Protecting privacy Featured

8:00pm EDT August 26, 2009

Potential privacy liability risks are not limited to organizations that directly provide health care services. Any organization that touches or handles Personally Identifiable Information (PII) and/or Protected Health Information (PHI) is exposed to these risks, regardless of whether or not it is subject to the Health Information Portability and Accountability Act (HIPAA).

Smart Business spoke with Mary Pulley, managing director of health care at Aon Risk Services, about how to limit your health care risks and liability.

How do health care firms face liability risk when dealing with health care privacy?

Due to the nature of operations and the use of PII/PHI in almost all facets of the organization, health care firms have more channels of exposure than those in many other industries. Reasons for that include:

  • Many users: Many individuals have access to PII/PHI, both within a health care organization (physicians, nurses, accounts receivable, etc.) and externally (pharmacies, insurance companies, outsourced service providers). In addition, the continued introduction of new services, such as client-facing Web interfaces, opens new and evolving channels of exposure.
  • Scope of network operations: In order to facilitate availability for the numerous parties, network systems must be configured to allow for multiple points of access.
  • Outsourcing: Increasingly, health care entities are outsourcing in some manner.
  • Information technology implementation: The modernization of operations and implementation of technology can result in tremendous cost savings if performed effectively. The downside, however, can be system integration problems, employee training hurdles and system glitches that can make an organization vulnerable to a breach of confidential information.

How can a business protect itself from liability for breaches in data security?

Review your traditional insurance policies to determine the exact scope of coverage for data breaches. Changes in 2004 to the Insurance Service Organization forms, as well as some insurance litigation, have limited the coverage available under traditional general liability and property forms, and exclusions are becoming more common as general liability carriers offer standalone network security and privacy policies. Also, an increasing number of health care risk retention groups are formalizing exclusions for all cyber risks. And in the health care space, professional liability policies are intended to cover third-party damages and personal/bodily injury from errors, omissions or negligent acts in the course of medical care and related administrative services.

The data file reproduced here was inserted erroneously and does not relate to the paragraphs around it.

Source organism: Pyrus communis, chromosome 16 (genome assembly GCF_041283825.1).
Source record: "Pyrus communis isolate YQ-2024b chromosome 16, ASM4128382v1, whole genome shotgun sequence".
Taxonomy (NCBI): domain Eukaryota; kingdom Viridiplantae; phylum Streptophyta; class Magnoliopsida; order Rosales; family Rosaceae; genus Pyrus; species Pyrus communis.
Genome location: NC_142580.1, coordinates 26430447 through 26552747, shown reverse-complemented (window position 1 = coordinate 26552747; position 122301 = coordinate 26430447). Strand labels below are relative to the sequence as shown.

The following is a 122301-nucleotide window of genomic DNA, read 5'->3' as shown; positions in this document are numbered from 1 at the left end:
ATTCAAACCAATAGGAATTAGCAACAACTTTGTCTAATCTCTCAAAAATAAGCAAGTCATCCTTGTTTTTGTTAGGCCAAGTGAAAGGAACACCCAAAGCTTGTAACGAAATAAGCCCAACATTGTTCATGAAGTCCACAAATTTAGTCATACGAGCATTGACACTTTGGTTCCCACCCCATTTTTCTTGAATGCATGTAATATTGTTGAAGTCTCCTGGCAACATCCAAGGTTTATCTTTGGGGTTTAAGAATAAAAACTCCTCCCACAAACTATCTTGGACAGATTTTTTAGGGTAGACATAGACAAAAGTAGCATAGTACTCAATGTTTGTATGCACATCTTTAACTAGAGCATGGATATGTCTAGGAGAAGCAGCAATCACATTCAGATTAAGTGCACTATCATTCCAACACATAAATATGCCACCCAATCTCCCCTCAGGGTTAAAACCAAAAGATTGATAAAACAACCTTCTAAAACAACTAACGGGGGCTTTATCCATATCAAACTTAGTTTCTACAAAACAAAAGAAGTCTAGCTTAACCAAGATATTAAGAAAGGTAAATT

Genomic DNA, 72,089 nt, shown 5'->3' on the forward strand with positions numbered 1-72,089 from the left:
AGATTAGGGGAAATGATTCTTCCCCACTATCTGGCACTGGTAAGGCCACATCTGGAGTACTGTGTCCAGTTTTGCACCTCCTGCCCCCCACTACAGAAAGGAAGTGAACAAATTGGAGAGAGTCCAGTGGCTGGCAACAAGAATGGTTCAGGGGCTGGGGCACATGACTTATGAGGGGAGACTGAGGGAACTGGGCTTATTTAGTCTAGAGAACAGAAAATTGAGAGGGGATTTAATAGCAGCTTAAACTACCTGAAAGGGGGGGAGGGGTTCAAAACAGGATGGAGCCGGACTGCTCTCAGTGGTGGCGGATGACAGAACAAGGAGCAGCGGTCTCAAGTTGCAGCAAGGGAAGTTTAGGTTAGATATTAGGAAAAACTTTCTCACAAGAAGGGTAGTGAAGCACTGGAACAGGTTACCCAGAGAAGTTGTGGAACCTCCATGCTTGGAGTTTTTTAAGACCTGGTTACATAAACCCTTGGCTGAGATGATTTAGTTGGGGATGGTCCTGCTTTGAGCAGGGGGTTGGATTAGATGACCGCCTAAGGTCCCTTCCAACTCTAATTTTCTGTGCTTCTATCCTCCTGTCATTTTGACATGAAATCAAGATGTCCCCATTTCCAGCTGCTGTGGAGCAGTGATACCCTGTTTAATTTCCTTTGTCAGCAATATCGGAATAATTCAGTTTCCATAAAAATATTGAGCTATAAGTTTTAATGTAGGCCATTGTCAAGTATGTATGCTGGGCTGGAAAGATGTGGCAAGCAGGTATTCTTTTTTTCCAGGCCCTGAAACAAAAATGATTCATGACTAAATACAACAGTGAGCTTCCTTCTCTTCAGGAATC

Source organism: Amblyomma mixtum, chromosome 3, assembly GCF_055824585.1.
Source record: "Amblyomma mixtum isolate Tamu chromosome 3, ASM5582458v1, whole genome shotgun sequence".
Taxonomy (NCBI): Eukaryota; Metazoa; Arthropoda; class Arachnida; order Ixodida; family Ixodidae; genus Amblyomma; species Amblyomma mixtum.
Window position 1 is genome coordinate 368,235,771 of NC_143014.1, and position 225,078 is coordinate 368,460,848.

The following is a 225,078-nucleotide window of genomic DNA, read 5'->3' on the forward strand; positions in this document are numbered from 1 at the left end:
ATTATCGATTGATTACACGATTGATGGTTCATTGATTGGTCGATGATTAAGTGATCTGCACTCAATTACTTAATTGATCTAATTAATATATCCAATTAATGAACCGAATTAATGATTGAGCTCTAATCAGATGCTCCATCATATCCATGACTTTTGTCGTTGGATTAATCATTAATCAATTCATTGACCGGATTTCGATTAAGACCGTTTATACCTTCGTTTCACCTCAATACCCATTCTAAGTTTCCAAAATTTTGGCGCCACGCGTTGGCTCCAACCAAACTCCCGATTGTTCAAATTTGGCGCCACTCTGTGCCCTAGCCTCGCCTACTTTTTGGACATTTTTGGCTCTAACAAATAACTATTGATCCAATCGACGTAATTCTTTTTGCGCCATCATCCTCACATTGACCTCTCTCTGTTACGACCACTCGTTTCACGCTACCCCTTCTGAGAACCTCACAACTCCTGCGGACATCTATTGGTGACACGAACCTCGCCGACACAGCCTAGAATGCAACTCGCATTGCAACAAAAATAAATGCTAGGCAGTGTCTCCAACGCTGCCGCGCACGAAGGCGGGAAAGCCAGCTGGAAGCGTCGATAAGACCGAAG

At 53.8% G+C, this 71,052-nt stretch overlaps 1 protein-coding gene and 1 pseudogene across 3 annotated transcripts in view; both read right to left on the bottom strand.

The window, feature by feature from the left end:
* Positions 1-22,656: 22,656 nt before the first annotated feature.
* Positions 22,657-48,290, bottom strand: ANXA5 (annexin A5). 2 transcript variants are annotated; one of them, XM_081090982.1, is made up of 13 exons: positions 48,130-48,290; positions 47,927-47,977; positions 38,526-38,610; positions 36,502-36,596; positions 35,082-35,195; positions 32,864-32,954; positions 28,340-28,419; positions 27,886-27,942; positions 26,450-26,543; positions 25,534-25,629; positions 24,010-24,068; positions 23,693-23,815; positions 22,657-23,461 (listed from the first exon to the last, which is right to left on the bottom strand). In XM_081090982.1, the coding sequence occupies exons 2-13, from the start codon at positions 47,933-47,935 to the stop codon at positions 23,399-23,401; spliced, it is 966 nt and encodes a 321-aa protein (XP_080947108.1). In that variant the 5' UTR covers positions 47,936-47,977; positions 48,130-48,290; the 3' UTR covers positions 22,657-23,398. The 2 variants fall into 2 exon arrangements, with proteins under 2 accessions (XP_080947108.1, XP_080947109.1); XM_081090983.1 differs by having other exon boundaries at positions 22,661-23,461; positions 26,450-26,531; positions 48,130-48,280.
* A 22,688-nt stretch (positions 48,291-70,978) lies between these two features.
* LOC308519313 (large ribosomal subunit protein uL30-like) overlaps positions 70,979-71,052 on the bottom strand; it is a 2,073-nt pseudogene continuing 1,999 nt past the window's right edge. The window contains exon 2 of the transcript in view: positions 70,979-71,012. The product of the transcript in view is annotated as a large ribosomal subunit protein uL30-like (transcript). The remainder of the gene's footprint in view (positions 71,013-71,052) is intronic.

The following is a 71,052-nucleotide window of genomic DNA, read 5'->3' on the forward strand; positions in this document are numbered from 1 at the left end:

It is possible to endorse security and privacy coverage onto some health care professional liability policies, but most health care entities have elected to keep their security and privacy programs separate to avoid a shared limit and higher retention and to take full advantage of the marketplace because only a limited number of carriers will combine the programs.

What other coverage can help a business protect itself?

Depending on the facts of the data breach and the particular wording of the policies, some coverage could exist in various other policies, including commercial crime policies, employment-related practices policies, data processing policies, computer fraud policies, advertising, or kidnap and ransom (K&R) policies.

For instance, if a hacker claims that confidential information will be distributed on the Internet unless the insured pays an extortion fee, some K&R policies may provide defense and indemnity coverage. In general, however, such policies were not intended to cover privacy/data breaches, and there are significant coverage gaps in each.

In addition, security and privacy liability insurance (also called cyber liability or network risk) is designed to respond to third-party liability and related defense costs as well as some of the insured’s costs following a breach of the security and/or privacy of data.

First-party coverage includes several parts:

  • Information assets: Damage to or theft of the insured’s information assets from its computer system
  • Business interruption: Lost income suffered as the result of a system outage or extended down time due to failure of security
  • Cyber extortion: Threats to commit a computer attack against you
  • Crisis management/identity theft expenses: Costs including notification, credit monitoring and public relations expenses resulting from a breach
  • In addition, third-party coverage is available, which includes:
  • Professional services coverage: Acts, errors or omissions in the course of providing professional services, other than medical services
  • Content/media liability: Personal and advertising injury and some intellectual property infringement arising out of media content created, produced or disseminated by the insured
  • Network security liability: Breaches in network security or unauthorized access events
  • Privacy liability: Wrongful disclosure of confidential information

Health care entities considering this coverage should note that the information asset and business interruption coverage parts have not been especially relevant to the health care industry, due in part to the slow adoption of advanced information technology in the industry. There are exceptions, however, and one example is an entity whose primary revenue stream is from network/Internet activities, such as online pharmacies.

Mary Pulley is managing director of health care at Aon Risk Services. Reach her at (317) 237-2405 or mary_pulley@ars.aon.com. Contributions from Sarah Stephens, assistant vice president, Aon Risk Services, Financial Services Group, and Shannon Fort, associate broker, Aon Risk Services, Financial Services Group.